The worldwide market for e-cigs and vaporizers continues to grow under scrutiny from lawmakers
Electronic cigarettes have been publicized as a safe alternative to conventional smoking since their break into the mainstream in 2014. However, a steady inflow of scientific research from both local and independent sources have convinced a growing number of state officials to clamp down on the industry citing public health concerns.
In October, New York joined ten other states in prohibiting the use of e-cigs and vaporizers from public spaces, including office buildings, parks and restaurants. In a statement, Governor Andrew M. Cuomo asserted that while vaping is marketed as a healthier alternative to smoking, there are very real risks for long-term users and those around them that must be addressed for the safety of all New Yorkers.
Vape enthusiasts and retailers have criticized the ban as unnecessary, arguing that users are already disinclined and don’t vape indoors. Users are generally unwilling to be seen as obnoxious, and instead look to vaping as an effective method to quit smoking cigarettes. A study from Columbia University’s Mailman School of Public Health seems to affirm their consensus.
The Global Vape Market is well on course to being worth over $32 billion by 2021; in many countries, vape products are sold and widely regarded as Tobacco Harm Reduction (THR) devices with appreciable medical value. The UK currently leads the world in proactive THR promotion with an effective anti-tobacco campaign that has sent smoking rates plummeting to its lowest levels on record.
Although its long-term effects on the human body are not yet fully known, vaping is by and large considered less harmful due to its vapor-based method of nicotine delivery. Until studies can definitively show that vaporizers and e-cigs are every bit as detrimental as tobacco smoke inhalation, there is little standing in the way of this fast-paced and exciting new phenomenon.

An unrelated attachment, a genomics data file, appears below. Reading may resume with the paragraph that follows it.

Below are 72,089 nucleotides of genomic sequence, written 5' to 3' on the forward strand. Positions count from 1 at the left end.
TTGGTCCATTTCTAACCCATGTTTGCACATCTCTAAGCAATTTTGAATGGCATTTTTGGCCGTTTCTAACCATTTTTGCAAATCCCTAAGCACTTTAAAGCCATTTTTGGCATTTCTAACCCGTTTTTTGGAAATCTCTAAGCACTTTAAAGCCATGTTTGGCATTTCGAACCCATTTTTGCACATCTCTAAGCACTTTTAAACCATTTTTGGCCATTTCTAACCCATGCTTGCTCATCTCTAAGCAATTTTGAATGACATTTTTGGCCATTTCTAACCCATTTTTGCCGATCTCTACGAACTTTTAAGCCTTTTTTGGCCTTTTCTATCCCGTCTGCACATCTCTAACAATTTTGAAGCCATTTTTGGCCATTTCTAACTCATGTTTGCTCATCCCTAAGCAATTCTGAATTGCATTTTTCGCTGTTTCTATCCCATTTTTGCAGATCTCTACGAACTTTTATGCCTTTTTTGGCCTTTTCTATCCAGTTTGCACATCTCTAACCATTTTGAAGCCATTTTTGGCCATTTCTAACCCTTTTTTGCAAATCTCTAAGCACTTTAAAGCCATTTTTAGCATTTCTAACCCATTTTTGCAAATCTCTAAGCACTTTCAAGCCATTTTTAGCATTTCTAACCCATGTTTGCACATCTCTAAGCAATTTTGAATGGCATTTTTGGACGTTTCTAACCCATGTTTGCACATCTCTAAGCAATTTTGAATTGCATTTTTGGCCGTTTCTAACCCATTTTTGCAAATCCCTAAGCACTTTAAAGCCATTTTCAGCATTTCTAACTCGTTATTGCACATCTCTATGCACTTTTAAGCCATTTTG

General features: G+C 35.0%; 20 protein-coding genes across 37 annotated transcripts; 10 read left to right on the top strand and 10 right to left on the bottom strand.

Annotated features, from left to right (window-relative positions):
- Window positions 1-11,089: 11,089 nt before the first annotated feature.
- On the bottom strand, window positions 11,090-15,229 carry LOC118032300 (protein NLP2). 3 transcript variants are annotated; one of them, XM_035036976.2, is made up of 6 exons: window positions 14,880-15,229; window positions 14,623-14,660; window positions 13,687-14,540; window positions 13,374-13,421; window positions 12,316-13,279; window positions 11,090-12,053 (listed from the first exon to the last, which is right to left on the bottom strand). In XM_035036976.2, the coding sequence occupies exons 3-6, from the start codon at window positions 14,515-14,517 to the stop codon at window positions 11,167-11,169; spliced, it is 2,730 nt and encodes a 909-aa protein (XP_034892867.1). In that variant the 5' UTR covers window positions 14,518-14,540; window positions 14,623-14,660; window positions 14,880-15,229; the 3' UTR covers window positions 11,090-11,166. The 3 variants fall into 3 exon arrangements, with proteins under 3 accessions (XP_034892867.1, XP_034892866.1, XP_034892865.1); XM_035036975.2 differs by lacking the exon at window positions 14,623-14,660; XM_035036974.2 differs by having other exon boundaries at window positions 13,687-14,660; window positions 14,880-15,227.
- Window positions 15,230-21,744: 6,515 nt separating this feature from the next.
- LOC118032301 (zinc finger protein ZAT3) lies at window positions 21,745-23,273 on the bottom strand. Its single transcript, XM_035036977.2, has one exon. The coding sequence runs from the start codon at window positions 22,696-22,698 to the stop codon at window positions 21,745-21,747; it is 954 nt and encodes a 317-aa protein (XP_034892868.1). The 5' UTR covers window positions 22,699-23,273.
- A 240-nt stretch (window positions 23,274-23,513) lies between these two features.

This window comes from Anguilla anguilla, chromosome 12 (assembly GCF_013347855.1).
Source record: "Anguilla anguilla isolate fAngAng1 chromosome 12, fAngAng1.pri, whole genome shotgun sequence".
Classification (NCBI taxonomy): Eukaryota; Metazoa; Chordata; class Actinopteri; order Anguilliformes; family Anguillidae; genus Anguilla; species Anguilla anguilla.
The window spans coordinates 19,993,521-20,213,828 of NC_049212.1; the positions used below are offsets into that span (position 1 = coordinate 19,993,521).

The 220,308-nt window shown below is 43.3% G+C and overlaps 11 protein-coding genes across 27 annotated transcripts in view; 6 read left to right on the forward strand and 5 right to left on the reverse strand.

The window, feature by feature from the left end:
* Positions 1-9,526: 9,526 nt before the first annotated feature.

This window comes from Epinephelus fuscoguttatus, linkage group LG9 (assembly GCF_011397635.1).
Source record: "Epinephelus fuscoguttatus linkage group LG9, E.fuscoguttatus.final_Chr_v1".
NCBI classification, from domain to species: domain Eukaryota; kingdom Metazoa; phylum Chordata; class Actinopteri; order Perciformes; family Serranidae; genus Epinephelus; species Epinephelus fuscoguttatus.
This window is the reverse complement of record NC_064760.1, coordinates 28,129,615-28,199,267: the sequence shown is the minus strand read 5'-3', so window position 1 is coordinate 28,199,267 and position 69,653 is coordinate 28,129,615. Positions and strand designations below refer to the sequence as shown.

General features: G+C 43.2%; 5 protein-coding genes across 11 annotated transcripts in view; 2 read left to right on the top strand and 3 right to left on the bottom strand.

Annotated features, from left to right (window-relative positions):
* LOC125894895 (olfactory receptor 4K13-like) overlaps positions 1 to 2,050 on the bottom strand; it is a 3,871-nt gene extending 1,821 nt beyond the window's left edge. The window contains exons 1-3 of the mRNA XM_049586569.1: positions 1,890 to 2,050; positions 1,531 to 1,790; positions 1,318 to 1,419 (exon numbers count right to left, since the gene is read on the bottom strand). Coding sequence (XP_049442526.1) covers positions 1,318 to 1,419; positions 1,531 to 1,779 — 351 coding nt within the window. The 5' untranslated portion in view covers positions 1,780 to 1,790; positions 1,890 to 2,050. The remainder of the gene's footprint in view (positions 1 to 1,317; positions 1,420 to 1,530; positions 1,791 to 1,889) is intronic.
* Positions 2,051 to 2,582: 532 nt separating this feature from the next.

Authoritative sources have published reports indicating that the usage and byproducts of vaporizers and e-cigs are not harmless. The Center for Evironmental Health found that the majority of vape products they’d tested contained high levels of carcinogens like acetaldehyde and formaldehyde. A study by the New York State Department of Health also showed that e-cigarettes are not an FDA-approved smoking cessation product, and that various approved nicotine replacement therapies and oral medications are already in circulation.
The use of vape products, e-cigs, hookahs and conventional cigarettes are already prohibited in most public spaces in several states. Lawmakers have incorporated the ban into a variety of comprehensive Clean Air, Clean Indoors and Public Safety packages, citing the overall health and well-being of all citizens as their top priority.
The presence of nicotine in vapes is a public concern for various community organizations and activist groups, who see the hobby as a gateway toward lifetime addictions to dangerous substances. Further setbacks in the industry include numerous losses in challenges filed in State Courts of Appeal, which consistently rule the inclusion of e-cigarettes in public smoking bans as valid.
A Lasting Phenomenon
Still, under increasing government regulation and public scrutiny, the Global Vape Market is a rapidly growing multi-billion dollar industry. In New York State, almost five times as many high school students use vaporizers and e-cigarettes instead of conventional cigarettes, with more than half of them believing nondaily vape and cigalike use is harmless. Retailers, hobbyists and enthusiasts continue to turn to vape products in a commitment to stop smoking cigarettes, and the legalization of marijuana in many states has proved to be a boon for the industry.